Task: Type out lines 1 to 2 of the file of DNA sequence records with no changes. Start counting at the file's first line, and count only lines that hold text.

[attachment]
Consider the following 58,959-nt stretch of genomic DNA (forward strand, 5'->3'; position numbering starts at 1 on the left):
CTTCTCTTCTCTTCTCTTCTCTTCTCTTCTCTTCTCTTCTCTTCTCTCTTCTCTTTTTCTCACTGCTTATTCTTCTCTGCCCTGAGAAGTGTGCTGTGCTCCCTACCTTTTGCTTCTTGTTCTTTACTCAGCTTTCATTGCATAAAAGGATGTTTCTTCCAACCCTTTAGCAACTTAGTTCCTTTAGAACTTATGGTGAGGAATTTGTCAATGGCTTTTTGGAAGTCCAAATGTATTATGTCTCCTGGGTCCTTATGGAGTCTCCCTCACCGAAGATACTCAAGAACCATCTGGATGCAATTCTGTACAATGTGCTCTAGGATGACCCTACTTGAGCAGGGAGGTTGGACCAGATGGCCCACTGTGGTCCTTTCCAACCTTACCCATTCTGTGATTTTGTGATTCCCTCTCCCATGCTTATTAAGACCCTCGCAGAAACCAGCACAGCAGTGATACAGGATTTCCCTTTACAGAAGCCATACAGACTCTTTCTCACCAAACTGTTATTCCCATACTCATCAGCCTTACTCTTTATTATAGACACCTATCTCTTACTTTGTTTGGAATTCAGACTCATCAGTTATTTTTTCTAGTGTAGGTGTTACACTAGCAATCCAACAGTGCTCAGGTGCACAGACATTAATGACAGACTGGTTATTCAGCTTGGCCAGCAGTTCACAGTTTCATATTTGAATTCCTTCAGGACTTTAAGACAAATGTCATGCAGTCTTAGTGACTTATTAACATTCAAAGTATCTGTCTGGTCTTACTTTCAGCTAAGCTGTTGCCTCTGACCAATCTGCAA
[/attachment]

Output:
Consider the following 58,959-nt stretch of genomic DNA (forward strand, 5'->3'; position numbering starts at 1 on the left):
CTTCTCTTCTCTTCTCTTCTCTTCTCTTCTCTTCTCTTCTCTTCTCTCTTCTCTTTTTCTCACTGCTTATTCTTCTCTGCCCTGAGAAGTGTGCTGTGCTCCCTACCTTTTGCTTCTTGTTCTTTACTCAGCTTTCATTGCATAAAAGGATGTTTCTTCCAACCCTTTAGCAACTTAGTTCCTTTAGAACTTATGGTGAGGAATTTGTCAATGGCTTTTTGGAAGTCCAAATGTATTATGTCTCCTGGGTCCTTATGGAGTCTCCCTCACCGAAGATACTCAAGAACCATCTGGATGCAATTCTGTACAATGTGCTCTAGGATGACCCTACTTGAGCAGGGAGGTTGGACCAGATGGCCCACTGTGGTCCTTTCCAACCTTACCCATTCTGTGATTTTGTGATTCCCTCTCCCATGCTTATTAAGACCCTCGCAGAAACCAGCACAGCAGTGATACAGGATTTCCCTTTACAGAAGCCATACAGACTCTTTCTCACCAAACTGTTATTCCCATACTCATCAGCCTTACTCTTTATTATAGACACCTATCTCTTACTTTGTTTGGAATTCAGACTCATCAGTTATTTTTTCTAGTGTAGGTGTTACACTAGCAATCCAACAGTGCTCAGGTGCACAGACATTAATGACAGACTGGTTATTCAGCTTGGCCAGCAGTTCACAGTTTCATATTTGAATTCCTTCAGGACTTTAAGACAAATGTCATGCAGTCTTAGTGACTTATTAACATTCAAAGTATCTGTCTGGTCTTACTTTCAGCTAAGCTGTTGCCTCTGACCAATCTGCAA